OKLAHOMA CITY – The long-awaited First Americans Museum held its grand opening on Sept 18-19 in Oklahoma City.
According to a 2019 Associated Press article, “Construction on the 173,000-square-foot facility began in 2006 but was delayed for years after the project ran out of money and the (state) Legislature refused to allocate more funds. An agreement was ultimately reached in 2016 between the city, state and tribal nations to finish construction.”
FAM Director and CEO James Pepper Henry said the FAM’s architecture and main feature is a glass and steel half dome modeled after a Wichita grass lodge.
“We wanted to honor the original Indigenous peoples of this land, the Wichita and the Caddo,” he said. “As you know all the other tribes come from some other place. We are on what is and always was Caddo and Wichita land, and so this glass structure honors them.”
He said the museum site is two intersecting circles, and part of one circle is a large mound made from 500,000 cubic yards of earth to “honor the great civilizations that were here before us.”
“This mound honors our ancestors throughout North America, and inside that mound we have a solstice tunnel, which marks the shortest day of the year,” Pepper Henry said. “The sun will set perfectly in that tunnel and has a beautiful light that shines through it. Then in the summertime, the sun will set at the apex of the mound, and that’s the longest day of the year, so the whole site is a giant cosmological clock. We can tell the time of the year by where the sun sets on the mound.”
He said patrons are greeted by an art piece called “Touch to Above” by Cherokee artists Bill and Demos Glass.
“That’s an incredible piece, and that’s what welcomes our visitors here to the museum,” Pepper Henry said. “That open hand is a symbol of friendship, and so that’s the first thing the visitors see when they come up…”
Inside, along with the glass half dome, visitors see two exhibit galleries, a theater and museum store.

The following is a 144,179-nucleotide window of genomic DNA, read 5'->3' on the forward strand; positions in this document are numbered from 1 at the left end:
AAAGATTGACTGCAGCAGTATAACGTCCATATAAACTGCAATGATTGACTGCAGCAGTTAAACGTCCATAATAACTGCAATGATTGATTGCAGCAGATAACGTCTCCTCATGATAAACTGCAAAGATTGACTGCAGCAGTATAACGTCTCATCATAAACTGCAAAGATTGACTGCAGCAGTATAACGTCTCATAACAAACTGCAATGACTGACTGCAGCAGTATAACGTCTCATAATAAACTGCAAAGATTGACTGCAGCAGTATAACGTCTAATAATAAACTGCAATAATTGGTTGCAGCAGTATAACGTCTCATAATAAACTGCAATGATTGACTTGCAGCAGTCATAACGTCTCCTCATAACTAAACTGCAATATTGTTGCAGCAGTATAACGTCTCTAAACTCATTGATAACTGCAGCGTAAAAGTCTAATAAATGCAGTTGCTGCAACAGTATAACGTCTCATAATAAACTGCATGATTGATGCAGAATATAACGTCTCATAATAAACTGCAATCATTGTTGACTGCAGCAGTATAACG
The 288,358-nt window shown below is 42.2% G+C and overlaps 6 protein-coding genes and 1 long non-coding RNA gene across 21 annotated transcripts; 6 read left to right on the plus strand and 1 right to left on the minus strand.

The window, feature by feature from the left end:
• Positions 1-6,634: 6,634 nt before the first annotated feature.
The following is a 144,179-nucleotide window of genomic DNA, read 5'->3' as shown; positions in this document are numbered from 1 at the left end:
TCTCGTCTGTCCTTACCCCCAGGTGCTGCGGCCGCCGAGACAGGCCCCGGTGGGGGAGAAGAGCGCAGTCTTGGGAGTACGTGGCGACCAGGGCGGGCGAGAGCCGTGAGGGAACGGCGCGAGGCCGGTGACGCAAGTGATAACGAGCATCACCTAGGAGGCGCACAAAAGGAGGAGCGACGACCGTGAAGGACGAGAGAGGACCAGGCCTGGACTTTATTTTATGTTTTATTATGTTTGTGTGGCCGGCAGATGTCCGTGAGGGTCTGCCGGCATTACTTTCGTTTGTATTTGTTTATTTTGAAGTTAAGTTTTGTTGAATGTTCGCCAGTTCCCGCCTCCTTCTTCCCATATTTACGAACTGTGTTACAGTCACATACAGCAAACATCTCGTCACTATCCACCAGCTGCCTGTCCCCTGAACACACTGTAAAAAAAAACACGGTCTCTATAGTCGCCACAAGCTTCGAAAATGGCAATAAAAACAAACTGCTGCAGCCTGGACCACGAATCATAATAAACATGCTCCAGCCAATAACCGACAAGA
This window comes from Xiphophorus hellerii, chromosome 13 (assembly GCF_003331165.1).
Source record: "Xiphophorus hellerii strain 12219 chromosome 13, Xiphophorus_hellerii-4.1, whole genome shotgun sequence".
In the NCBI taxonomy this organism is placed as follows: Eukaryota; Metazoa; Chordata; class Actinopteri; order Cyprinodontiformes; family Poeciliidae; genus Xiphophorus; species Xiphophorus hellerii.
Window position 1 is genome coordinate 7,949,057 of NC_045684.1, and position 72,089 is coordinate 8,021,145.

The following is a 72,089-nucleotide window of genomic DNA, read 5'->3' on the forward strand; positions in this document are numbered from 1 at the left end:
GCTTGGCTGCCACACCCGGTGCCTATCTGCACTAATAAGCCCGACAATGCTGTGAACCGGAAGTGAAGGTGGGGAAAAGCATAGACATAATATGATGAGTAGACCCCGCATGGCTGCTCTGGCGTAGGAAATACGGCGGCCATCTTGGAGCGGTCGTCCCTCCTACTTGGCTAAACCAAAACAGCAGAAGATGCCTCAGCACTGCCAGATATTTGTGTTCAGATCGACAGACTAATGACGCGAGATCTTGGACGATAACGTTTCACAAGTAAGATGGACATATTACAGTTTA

FAM Collections Manager Hallie Winter said the opening event was a culmination of a 30-year effort even though she began working at the FAM in 2018 on its curatorial team.
“At that time, we started developing our exhibitions,” Winter said. “We got a loan from the National Museum of the American Indian to bring over 100 objects home to Oklahoma from Washington, D.C. They were first collected here in Oklahoma in the early 1900s…this is very special because they’re now coming home for the very first time.”
She said the objects have never been on exhibition, having been stored for more than 100 years. “It’s really special to have them come back home.”
The museum’s collection is located in two exhibition halls.
“We have a Tribal Nations Gallery, which tells the collective history of the 39 tribes of Oklahoma,” Winter said. “Then upstairs in the mezzanine gallery where the Smithsonian loan is, we tried to get at least three objects from each tribe so everyone can be represented.”
Contrary to most museums, she said there are gallery pieces meant to be used during special events, gatherings and celebrations.
“We want to break the mold as to what a museum is,” she said. “We use our objects today, and we want to reflect that through our exhibitions.”
Also on site is a restaurant serving tribal cuisines instead of “stereotypical” foods.
“We have an incredible restaurant featuring recipes of the 39 tribal nations,” Pepper Henry said. “We’re talking about traditional recipes and not the Indian tacos and fry bread that people think is traditional Native food. We’re having real traditional Native foods, and we’re sourcing our foods as best we can from the different tribes here in Oklahoma.”
He said the museum store features art and other pieces made by tribal citizens.
“If you’re looking for authentic, Native-made items, this is the place to come and it supports our Native are economy here in Oklahoma.” he said.
The store also sells books by Native authors as well as FAM-branded merchandise.
The museum is at 659 First Americans Blvd. For information, go to famok.org or call 405-594-2100.